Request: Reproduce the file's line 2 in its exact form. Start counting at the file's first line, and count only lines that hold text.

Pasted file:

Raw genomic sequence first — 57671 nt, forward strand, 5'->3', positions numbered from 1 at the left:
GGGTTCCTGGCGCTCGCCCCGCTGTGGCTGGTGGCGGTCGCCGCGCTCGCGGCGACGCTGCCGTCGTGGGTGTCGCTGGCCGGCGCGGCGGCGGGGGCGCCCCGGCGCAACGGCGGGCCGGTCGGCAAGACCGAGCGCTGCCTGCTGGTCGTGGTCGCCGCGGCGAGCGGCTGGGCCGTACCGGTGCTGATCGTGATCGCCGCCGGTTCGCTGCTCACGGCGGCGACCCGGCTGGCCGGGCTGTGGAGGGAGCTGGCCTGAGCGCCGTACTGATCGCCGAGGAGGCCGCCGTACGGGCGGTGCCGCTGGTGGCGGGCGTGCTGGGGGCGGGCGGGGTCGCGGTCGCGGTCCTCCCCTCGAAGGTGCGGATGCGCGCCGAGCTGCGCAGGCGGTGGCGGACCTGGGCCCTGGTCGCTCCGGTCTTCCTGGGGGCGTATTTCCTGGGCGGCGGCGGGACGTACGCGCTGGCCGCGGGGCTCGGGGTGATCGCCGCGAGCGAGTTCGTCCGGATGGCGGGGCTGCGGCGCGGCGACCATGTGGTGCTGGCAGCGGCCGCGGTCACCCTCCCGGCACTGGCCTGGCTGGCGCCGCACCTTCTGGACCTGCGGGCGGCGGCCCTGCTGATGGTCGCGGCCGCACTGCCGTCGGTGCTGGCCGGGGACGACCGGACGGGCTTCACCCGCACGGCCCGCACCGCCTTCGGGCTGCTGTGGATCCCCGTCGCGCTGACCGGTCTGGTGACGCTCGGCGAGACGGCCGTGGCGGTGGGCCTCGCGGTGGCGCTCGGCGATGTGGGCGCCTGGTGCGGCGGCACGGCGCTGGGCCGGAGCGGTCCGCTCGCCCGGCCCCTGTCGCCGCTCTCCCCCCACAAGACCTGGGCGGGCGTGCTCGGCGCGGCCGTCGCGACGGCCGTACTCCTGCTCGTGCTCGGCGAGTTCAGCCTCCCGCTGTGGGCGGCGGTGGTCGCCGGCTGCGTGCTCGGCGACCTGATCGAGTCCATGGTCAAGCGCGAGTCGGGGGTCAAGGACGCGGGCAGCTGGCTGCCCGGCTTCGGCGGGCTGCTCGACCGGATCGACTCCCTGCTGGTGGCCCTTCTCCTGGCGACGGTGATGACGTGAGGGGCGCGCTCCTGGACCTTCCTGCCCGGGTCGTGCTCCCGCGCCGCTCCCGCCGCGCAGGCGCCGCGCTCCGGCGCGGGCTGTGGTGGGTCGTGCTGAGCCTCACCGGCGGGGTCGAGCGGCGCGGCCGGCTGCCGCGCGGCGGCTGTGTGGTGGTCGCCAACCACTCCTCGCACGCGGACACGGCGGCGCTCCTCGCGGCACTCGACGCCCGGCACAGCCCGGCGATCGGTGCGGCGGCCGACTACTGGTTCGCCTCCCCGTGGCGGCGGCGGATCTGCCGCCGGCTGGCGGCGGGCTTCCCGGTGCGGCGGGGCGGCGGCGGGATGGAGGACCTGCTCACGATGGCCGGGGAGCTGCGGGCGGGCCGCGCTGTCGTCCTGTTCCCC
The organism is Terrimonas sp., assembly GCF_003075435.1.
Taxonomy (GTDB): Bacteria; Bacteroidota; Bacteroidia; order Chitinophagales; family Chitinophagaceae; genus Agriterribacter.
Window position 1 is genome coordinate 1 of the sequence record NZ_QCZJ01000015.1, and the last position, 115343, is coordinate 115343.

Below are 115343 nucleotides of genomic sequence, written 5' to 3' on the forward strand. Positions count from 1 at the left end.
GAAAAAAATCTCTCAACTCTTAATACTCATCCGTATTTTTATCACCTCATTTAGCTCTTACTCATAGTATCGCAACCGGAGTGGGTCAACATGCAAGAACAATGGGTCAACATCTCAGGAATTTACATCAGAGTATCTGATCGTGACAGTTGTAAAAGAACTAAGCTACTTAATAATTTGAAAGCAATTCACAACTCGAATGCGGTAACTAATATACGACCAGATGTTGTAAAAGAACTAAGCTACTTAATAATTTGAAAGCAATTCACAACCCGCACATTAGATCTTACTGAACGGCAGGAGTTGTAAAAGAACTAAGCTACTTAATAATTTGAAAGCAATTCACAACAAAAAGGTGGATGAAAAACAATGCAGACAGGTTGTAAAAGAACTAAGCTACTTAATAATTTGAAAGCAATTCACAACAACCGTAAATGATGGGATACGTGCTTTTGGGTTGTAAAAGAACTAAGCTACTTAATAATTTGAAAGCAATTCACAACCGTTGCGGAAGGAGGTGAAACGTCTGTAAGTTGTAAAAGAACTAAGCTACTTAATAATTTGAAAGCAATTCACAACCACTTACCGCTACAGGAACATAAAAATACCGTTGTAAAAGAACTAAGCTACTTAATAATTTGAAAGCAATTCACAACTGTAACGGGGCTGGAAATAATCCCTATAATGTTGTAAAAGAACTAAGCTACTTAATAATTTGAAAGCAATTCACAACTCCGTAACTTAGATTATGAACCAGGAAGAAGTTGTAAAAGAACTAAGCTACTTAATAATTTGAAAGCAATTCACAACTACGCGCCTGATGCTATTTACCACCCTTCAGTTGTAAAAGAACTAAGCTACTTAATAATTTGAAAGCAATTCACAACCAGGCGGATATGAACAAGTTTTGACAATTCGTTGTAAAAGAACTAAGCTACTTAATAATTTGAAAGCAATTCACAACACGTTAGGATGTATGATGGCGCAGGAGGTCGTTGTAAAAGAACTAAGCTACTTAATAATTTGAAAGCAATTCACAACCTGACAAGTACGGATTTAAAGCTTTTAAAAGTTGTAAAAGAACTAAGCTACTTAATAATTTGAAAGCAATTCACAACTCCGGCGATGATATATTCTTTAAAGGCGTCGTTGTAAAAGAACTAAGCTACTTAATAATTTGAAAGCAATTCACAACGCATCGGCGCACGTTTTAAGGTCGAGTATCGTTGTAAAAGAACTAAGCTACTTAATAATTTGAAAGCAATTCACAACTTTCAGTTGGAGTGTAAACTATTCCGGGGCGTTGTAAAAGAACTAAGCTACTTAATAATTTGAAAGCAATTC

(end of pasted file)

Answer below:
GGGTTCCTGGCGCTCGCCCCGCTGTGGCTGGTGGCGGTCGCCGCGCTCGCGGCGACGCTGCCGTCGTGGGTGTCGCTGGCCGGCGCGGCGGCGGGGGCGCCCCGGCGCAACGGCGGGCCGGTCGGCAAGACCGAGCGCTGCCTGCTGGTCGTGGTCGCCGCGGCGAGCGGCTGGGCCGTACCGGTGCTGATCGTGATCGCCGCCGGTTCGCTGCTCACGGCGGCGACCCGGCTGGCCGGGCTGTGGAGGGAGCTGGCCTGAGCGCCGTACTGATCGCCGAGGAGGCCGCCGTACGGGCGGTGCCGCTGGTGGCGGGCGTGCTGGGGGCGGGCGGGGTCGCGGTCGCGGTCCTCCCCTCGAAGGTGCGGATGCGCGCCGAGCTGCGCAGGCGGTGGCGGACCTGGGCCCTGGTCGCTCCGGTCTTCCTGGGGGCGTATTTCCTGGGCGGCGGCGGGACGTACGCGCTGGCCGCGGGGCTCGGGGTGATCGCCGCGAGCGAGTTCGTCCGGATGGCGGGGCTGCGGCGCGGCGACCATGTGGTGCTGGCAGCGGCCGCGGTCACCCTCCCGGCACTGGCCTGGCTGGCGCCGCACCTTCTGGACCTGCGGGCGGCGGCCCTGCTGATGGTCGCGGCCGCACTGCCGTCGGTGCTGGCCGGGGACGACCGGACGGGCTTCACCCGCACGGCCCGCACCGCCTTCGGGCTGCTGTGGATCCCCGTCGCGCTGACCGGTCTGGTGACGCTCGGCGAGACGGCCGTGGCGGTGGGCCTCGCGGTGGCGCTCGGCGATGTGGGCGCCTGGTGCGGCGGCACGGCGCTGGGCCGGAGCGGTCCGCTCGCCCGGCCCCTGTCGCCGCTCTCCCCCCACAAGACCTGGGCGGGCGTGCTCGGCGCGGCCGTCGCGACGGCCGTACTCCTGCTCGTGCTCGGCGAGTTCAGCCTCCCGCTGTGGGCGGCGGTGGTCGCCGGCTGCGTGCTCGGCGACCTGATCGAGTCCATGGTCAAGCGCGAGTCGGGGGTCAAGGACGCGGGCAGCTGGCTGCCCGGCTTCGGCGGGCTGCTCGACCGGATCGACTCCCTGCTGGTGGCCCTTCTCCTGGCGACGGTGATGACGTGAGGGGCGCGCTCCTGGACCTTCCTGCCCGGGTCGTGCTCCCGCGCCGCTCCCGCCGCGCAGGCGCCGCGCTCCGGCGCGGGCTGTGGTGGGTCGTGCTGAGCCTCACCGGCGGGGTCGAGCGGCGCGGCCGGCTGCCGCGCGGCGGCTGTGTGGTGGTCGCCAACCACTCCTCGCACGCGGACACGGCGGCGCTCCTCGCGGCACTCGACGCCCGGCACAGCCCGGCGATCGGTGCGGCGGCCGACTACTGGTTCGCCTCCCCGTGGCGGCGGCGGATCTGCCGCCGGCTGGCGGCGGGCTTCCCGGTGCGGCGGGGCGGCGGCGGGATGGAGGACCTGCTCACGATGGCCGGGGAGCTGCGGGCGGGCCGCGCTGTCGTCCTGTTCCCC